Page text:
The "jeopardy" Senator Morales is talking about is really the whole ball game. If the Dems are unable to elect a Senate Pro Tem and the position is again selected with a coalition of R's, it will be to the great benefit of GOP Governor Martinez. And we mean great.

Only by taking total leadership control of the Senate in their party caucus can the majority Dems guarantee that they will send legislation to the Governor's desk to sign or veto. They desperately need to show a contrast with the popular Governor. If nothing significant gets up to the Fourth Floor for her to decide--as has been the case for the past two years--the Guv's popularity remains intact and her 2014 re-election bid is made easier. Her slogan could well be, "She may not have done anything for you but she hasn't done anything to hurt you." A Senate coalition of R's and conservative Dems would advance that narrative, making sure no controversial items are passed. Come '14, voters may say: "What's not to like?"

On the other hand hand, with the majority leader position firmly in the hands of Michael Sanchez and the pro tem also in the grip of a stalwart Dem--not a coalition Dem--they would be positioned to put the Governor on the spot.

One of the widely discussed ironies of the current political situation in Santa Fe is how Governor Martinez made the busting up of the coalition possible by successfully working to defeat coalition leader and Dem Pro Tem Jennings of Roswell. Now that he is gone, less conservative Dems have the hope of taking power. If they succeed, Martinez's head-scratching decision to go after Jennings will be talked about for decades.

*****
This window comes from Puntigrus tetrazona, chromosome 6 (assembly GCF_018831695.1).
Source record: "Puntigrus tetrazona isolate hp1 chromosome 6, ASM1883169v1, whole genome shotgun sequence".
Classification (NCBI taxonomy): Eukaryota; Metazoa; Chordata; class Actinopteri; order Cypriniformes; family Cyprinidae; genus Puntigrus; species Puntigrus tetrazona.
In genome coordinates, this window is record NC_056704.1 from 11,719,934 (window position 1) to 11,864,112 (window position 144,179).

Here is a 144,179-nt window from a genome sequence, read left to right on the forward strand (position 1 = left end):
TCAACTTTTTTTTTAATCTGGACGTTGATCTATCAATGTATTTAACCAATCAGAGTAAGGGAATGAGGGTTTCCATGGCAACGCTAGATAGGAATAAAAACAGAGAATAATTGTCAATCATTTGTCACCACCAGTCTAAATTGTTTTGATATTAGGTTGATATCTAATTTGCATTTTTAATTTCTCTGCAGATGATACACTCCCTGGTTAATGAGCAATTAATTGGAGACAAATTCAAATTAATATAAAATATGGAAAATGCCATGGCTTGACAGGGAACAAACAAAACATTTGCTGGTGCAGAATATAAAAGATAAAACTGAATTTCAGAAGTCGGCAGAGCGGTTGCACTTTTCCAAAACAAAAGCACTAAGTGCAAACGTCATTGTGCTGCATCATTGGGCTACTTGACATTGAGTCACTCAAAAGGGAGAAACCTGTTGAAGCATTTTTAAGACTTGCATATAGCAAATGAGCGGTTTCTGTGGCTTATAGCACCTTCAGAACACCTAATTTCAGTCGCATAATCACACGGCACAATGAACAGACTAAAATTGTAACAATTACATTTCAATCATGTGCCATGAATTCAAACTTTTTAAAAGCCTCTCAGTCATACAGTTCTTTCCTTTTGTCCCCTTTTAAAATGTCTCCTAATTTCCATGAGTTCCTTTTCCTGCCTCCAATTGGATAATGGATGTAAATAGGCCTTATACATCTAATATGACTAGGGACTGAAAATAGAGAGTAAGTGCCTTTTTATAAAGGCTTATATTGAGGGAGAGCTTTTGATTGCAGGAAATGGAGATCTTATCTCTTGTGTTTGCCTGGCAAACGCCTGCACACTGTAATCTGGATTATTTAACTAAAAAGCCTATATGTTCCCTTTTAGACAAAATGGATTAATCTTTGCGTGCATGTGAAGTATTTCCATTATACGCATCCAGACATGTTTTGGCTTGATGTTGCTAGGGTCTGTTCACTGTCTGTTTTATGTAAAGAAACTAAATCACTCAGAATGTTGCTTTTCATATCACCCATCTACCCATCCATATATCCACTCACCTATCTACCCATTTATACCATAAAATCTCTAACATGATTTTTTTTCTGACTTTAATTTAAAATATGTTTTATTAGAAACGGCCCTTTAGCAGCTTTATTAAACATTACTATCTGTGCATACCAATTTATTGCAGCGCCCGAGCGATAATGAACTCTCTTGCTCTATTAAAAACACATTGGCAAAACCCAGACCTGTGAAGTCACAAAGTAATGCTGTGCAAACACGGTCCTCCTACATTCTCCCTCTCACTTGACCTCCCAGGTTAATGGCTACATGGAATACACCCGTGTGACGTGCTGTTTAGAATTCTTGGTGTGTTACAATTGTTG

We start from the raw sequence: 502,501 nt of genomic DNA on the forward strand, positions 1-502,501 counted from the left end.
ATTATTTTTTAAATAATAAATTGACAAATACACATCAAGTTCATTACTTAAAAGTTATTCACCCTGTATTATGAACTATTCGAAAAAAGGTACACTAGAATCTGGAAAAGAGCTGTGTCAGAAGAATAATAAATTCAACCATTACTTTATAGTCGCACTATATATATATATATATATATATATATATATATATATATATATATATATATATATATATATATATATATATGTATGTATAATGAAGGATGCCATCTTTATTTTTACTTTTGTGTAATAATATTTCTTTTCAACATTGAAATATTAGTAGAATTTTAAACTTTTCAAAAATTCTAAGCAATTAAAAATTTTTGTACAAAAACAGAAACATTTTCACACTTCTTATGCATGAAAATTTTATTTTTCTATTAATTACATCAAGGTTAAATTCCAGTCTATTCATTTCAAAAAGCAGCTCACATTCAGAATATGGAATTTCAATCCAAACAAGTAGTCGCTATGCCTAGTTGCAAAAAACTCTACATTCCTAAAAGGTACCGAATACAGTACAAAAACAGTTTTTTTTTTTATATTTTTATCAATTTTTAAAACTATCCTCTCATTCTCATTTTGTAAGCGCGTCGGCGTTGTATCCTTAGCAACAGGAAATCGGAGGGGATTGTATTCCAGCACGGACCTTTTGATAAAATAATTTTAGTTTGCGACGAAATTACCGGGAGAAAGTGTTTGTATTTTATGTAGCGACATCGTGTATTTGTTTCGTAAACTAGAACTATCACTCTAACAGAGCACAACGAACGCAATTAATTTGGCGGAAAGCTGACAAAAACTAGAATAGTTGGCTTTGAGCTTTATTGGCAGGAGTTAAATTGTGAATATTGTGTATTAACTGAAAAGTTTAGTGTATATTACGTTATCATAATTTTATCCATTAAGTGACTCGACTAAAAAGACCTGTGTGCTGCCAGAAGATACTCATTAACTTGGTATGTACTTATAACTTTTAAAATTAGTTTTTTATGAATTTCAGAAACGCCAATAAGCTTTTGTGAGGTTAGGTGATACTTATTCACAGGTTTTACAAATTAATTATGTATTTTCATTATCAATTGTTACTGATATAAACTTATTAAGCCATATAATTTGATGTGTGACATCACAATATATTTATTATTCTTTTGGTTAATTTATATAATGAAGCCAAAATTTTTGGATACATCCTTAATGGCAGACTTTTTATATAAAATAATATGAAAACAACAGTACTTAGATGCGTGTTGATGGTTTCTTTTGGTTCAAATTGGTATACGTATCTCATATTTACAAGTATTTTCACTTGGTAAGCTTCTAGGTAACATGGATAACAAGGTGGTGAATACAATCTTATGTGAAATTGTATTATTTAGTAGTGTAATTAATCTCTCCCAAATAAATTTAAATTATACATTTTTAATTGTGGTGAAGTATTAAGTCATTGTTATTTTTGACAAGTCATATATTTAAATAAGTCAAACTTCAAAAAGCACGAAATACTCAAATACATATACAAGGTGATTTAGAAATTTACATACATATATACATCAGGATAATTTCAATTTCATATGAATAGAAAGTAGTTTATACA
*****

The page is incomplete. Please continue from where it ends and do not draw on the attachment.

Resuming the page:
The Senate Dems have a great opportunity to move in the direction of their electorate--away from the strict fiscal conservatism of the Pro Tem coalition and toward a more centrist Senate that reflects the outcome of the election in which Obama and other top of the ticket Dems swept the state.

Not that the coalition conservatives did bad. It was of its time, but now times have changed. The question is whether the Democratic Party--led by Senator Sanchez who is coming off a major re-election victory against the Governor--can move their caucus with the times and become the state's majority party not only in name, but also in legislative action.

If the 39 year old Morales, an educator with a Ph.D, fully embraces that reality, he may be the man of the hour despite the history of the pro tem going to a more established Senator. Morales was appointed to his Senate seat in 2007 by Governor Richardson when the venerable Senate President Pro Tem Ben Altimirano passed away.

We have not seen Morales act on the statewide stage of La Politica so questions remain about the intellectual firepower and media savvy he possesses. But his understanding of the situation earns him a place at the table. It will be up to his fellow Senators to determine if Morales is worthy of leading them or turn to one of the many others who would be pro tem.

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Wednesday, November 21, 2012